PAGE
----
Metal debris on Thai beach likely from rocket, not missing airliner

TOKYO -- A Japanese rocket maker said Monday that a large piece of metal that washed up on a beach in Thailand is likely part of a rocket launched by Japan, not a missing Malaysian plane.

See Full Article

The discovery of the metal sparked speculation that it might be from Malaysia Airlines Flight 370, which disappeared almost two years ago.

Mitsubishi Heavy Industries said the metal piece is "highly likely" to be part of a Japanese H-IIA or H-IIB rocket that was launched from southern Japan, based on an initial examination of photos and videos of the object.

Company spokeswoman Sayo Suwashita said officials are trying to determine which rocket and its launch date. Rocket debris falls into the ocean after every launch, and most is collected but sometimes pieces can be found some distance from the launch site, including in foreign waters, she said.

Thai air force and civil aviation authorities said Monday they were unaware of the statement from Japan, while the agency within the Transport Ministry that investigates aviation accidents was unavailable for comment.

Japan has launched H-IIA and H-IIB rockets since the 2000s. The most recent H-IIA launch was in November 2015.

Flight 370 took off from Malaysia in March 2014. It lost communications and made a sharp turn away from its Beijing destination before disappearing. It is presumed to have crashed in the southern Indian Ocean, far away from Thailand.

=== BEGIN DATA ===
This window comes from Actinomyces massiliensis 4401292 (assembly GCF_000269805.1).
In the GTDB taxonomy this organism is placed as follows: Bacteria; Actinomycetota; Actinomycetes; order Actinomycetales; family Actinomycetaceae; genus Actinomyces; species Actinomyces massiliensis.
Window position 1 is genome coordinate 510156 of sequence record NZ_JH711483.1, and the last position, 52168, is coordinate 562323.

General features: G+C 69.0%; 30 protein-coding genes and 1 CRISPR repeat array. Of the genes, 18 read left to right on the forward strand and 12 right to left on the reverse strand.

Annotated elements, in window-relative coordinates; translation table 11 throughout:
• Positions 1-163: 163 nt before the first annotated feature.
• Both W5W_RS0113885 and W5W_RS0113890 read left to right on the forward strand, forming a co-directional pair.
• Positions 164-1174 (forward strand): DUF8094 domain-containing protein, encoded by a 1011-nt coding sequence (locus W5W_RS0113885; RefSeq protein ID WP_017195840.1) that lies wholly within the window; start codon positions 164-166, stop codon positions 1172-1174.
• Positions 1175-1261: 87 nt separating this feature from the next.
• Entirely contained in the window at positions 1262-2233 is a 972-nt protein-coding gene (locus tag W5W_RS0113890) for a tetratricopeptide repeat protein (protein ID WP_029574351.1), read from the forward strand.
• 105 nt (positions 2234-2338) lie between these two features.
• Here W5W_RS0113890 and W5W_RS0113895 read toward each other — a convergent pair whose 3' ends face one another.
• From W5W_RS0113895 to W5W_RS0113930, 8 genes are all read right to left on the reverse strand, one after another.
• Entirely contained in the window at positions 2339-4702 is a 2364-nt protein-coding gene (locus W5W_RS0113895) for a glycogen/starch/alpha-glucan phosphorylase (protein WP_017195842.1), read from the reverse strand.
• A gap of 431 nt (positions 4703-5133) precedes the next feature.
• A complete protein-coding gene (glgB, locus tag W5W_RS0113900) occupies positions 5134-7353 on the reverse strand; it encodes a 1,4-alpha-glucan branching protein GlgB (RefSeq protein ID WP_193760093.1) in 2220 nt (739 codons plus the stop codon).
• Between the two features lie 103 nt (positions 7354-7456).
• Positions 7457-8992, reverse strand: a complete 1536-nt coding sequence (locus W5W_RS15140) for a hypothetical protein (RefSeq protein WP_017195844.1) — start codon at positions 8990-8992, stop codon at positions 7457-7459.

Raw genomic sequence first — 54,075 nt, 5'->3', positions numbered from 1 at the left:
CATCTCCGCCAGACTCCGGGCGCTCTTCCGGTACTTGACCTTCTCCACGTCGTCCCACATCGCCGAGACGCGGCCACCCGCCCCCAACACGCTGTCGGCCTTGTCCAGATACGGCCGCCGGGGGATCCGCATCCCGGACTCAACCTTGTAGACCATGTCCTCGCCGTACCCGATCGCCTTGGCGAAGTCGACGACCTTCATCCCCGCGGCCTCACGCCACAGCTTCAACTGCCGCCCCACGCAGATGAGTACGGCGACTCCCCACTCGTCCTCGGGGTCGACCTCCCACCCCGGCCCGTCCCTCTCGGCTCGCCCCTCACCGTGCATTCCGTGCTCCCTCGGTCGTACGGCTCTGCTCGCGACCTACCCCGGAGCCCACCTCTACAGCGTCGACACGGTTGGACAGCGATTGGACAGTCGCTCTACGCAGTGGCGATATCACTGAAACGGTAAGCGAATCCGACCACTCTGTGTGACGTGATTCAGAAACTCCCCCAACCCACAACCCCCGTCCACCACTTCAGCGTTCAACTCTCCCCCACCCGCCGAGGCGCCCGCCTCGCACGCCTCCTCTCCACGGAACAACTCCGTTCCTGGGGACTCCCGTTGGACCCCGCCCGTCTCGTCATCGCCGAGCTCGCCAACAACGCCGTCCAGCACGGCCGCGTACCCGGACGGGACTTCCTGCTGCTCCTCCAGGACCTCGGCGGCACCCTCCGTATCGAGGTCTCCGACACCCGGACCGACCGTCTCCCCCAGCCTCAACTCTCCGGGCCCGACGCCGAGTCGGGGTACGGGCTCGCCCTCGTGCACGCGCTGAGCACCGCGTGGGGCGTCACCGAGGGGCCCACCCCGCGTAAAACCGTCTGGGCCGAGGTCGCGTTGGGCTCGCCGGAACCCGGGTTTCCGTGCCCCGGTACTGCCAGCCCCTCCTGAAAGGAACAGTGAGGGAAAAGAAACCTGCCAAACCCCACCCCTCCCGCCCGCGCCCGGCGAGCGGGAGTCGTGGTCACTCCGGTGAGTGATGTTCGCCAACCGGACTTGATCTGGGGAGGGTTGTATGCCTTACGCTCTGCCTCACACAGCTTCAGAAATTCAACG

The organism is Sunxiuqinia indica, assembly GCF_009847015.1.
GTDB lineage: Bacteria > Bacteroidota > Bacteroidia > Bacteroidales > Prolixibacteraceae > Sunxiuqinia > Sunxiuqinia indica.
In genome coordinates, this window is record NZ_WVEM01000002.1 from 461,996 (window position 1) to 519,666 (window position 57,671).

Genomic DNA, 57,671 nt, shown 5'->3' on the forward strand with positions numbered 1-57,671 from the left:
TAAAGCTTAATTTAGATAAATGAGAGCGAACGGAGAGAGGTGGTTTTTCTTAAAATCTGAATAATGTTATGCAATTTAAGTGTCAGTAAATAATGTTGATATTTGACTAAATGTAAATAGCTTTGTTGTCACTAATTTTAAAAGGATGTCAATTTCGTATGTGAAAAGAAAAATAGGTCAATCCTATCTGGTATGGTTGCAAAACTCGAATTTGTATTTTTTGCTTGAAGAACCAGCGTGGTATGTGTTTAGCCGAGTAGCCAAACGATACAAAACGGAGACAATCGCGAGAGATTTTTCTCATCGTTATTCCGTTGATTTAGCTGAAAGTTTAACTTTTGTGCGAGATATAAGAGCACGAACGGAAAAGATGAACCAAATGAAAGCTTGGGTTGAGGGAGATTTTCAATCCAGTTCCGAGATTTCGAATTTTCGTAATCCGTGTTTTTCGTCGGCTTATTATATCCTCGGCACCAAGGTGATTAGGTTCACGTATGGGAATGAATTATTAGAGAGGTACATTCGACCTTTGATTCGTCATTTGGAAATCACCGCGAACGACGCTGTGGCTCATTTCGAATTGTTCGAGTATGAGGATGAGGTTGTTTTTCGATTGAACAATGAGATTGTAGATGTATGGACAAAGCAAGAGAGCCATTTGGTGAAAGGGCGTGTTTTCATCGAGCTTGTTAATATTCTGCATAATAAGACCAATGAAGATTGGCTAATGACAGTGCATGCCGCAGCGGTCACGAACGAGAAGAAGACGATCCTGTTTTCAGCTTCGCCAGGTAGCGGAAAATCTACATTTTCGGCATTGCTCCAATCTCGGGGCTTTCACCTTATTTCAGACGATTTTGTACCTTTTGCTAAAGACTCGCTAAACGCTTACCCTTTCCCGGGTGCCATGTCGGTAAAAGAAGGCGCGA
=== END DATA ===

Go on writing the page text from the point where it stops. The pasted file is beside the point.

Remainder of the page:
The debris was found on the eastern coast of southern Thailand's Nakhon Si Thammarat province, about 370 miles (600 kilometres) south of Bangkok on the Gulf of Thailand.

Malaysian Transport Minister Liow Tiong Lai said Sunday that the search for the missing jet, which carried 239 people, is ongoing in the Indian Ocean and that its second phase is expected to be completed by June. Australia has led a multinational search that has so far cost more than $120 million.

Aviation experts from Malaysia visited Nakhon Si Thammarat on Monday to inspect the metal piece, after which the Thai air force flew it to Bangkok for further examination.

The Australian Transport Safety Bureau announced Monday that the search of 120 square kilometres (46,000 square miles) of seabed where the Boeing 777 is thought to have crashed had been set back after a ship lost its sonar equipment.